Is It Ever OK To Smack A Child?

After Martin Freeman admitted he has done it, parents are now debating whether corporal punishment is ever a necessary form of discipline.

The Slap

by Georgia Aspinall |
Updated on

The actor Martin Freeman has admitted to smacking his children when they were young, saying that sometimes it’s just too difficult to rationalise with a toddler. His comments have sparked debate around whether it is ever OK to smack a child, and if not, how you can discipline a toddler in emotionally charged situations.

‘One of the rules is, don’t smack your kids or call them little f_ers. But, you know, I’ve done both,’ the actor – who has two children now aged 14 and 11 – told The Sunday Times. ‘I’ve probably smacked twice, but I’ve called them little f_ers more than twice.

‘I know I’m not supposed to do it, but there are so many images about how [parenting] all just has to be brilliant that it makes people feel bad,’ he continued. ‘Because it’s not brilliant. I mean, it is — it’s the best thing I’ll do. But that doesn’t mean it’s not really hard. This idea you only ever rationalise with a toddler? Genuinely, good luck. If you can do that, God go with you. Amazing.’

Since making his comments, Dame Esther Rantzen, founder of ChildLine charity, told the publication, ‘I would say to Martin, “I’m sorry to hear that, because I know you care about children, but I don’t think this is your finest hour”.'

The NSPCC has called for a complete ban on smacking, as is the case in Scotland and will be in Wales in 2022 following a 2018 vote by the Welsh Government. Currently in England, The Children Act 2004 outlaws smacking unless it amounts to ‘reasonable punishment’ – but there has long been talk of adopting the Scottish and now Welsh policy.

According to a report published by a group of Scottish children’s charities in 2015, 70-80% of parents in the UK have used physical punishment with their children – with those aged between three and seven the most likely to be smacked.

‘There’s a huge amount of research around what corporal punishment does to children, and it does definitely lead to increased anxiety and aggression,’ Pam Custers, a family psychotherapist and member of the counselling directory, told Grazia. ‘Small children are not able to modulate their feelings and emotions so big feelings like anger or frustration feel out of control for them. So, if a toddler is “out of control”, even though it presses all of our buttons as a parent, if we get out of control as well it's incredibly frightening for a child.

By smacking a child we're activating their brain into fight or flight

‘We really don't want children fear us,’ Custers continues. ‘By smacking, what we’re doing is activating their brain into fight or flight. Anxiety is about flight, and aggression is about fight, so we’re priming a part of their brain to respond either by withdrawing or becoming aggressive themselves.'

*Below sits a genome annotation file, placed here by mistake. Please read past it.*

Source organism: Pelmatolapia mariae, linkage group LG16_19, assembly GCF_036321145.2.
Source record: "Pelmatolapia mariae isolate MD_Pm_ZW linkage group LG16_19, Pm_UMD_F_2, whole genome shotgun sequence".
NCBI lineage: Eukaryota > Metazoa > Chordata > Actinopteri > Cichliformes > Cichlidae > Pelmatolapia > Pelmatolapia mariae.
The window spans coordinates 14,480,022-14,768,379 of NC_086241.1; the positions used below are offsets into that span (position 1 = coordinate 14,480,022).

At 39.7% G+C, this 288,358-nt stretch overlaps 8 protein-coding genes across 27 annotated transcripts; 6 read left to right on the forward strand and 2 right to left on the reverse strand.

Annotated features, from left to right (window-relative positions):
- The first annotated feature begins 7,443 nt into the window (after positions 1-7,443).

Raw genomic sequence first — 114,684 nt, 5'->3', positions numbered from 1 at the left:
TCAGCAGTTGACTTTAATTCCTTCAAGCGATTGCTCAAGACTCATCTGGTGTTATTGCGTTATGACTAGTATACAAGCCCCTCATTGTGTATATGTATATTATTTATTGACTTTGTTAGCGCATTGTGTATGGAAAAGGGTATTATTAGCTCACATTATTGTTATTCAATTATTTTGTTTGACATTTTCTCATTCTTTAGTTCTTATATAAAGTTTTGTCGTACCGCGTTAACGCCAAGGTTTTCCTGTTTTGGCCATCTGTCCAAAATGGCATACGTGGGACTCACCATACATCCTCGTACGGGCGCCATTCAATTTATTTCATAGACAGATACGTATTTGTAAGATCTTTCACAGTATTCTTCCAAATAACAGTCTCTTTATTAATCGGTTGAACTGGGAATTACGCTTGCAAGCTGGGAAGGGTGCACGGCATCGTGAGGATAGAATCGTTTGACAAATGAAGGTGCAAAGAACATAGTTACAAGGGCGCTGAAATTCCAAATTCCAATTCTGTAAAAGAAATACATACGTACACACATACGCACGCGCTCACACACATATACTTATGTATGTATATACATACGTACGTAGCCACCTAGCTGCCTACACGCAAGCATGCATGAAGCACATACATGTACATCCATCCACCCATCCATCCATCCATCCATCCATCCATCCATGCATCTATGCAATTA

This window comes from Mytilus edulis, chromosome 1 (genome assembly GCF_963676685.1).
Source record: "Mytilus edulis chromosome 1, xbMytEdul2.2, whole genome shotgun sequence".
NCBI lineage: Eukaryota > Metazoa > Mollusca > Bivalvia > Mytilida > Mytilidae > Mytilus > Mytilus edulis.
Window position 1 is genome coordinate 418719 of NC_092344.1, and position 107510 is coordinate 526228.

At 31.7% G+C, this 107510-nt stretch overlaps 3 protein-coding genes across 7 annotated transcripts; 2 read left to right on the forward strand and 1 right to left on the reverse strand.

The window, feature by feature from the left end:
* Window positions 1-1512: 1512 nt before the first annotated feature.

While Custers, who has children herself, can empathise with parents who do feel out of control in highly emotional circumstances, she advises parents to model emotional intelligence by asking their children to talk about their feelings rather than smacking them.

‘Really we have to model the kind of behaviour we want even if it is excruciatingly difficult,’ she says. ‘What parents can do instead of trying to just close the feeling down is ask them, “Are you feeling frustrated?” or “You sound really angry, is that what you're feeling right now?” What you're modelling there is for them to be able to verbalise their feelings and understand what's going on. It then becomes more manageable for them.’

But what about in circumstances where a child is putting themselves in danger? One parent that we spoke to, for example, said she only smacks her child if they did something dangerous such as running into the road.

‘It's interesting because what we’re responding to in that instance is our own flight or fight,’ Custers explains. ‘A part of our brain called the amygdala is triggered and that's why parents will often give the children a smack when they're about to run into the road because the level of adrenaline the parent feels is so huge. But I would say that even in those circumstances, smacking is not a good idea.’

Instead, Custers advises keeping hold of children when crossing the road until they have a clear awareness of road safety – which, according to one 2017 study, might not be until they are 14 years old since children’s perception skills around speed of cars and traffic awareness in general have not fully developed until then. ‘We can’t have expectations of our children that neurologically they just don’t have,’ Custers notes.

And it’s not just a child’s psychology at the time that can be impacted by smacking. It can also have an impact on our emotional wellbeing as an adult.

The formative years really do inform who we are and the kind of relationships we have as adults

‘Certainly in my practice, we will find that some people sometimes have difficulties showing feelings or emotions and can’t quite locate why that is. It may be that from childhood they couldn’t express anger or feelings because there would be pushback from parents.

‘What we know is that the formative years really do inform who we are. And if we know that smacking causes anxiety and causes aggression, that might affect our adult years.’

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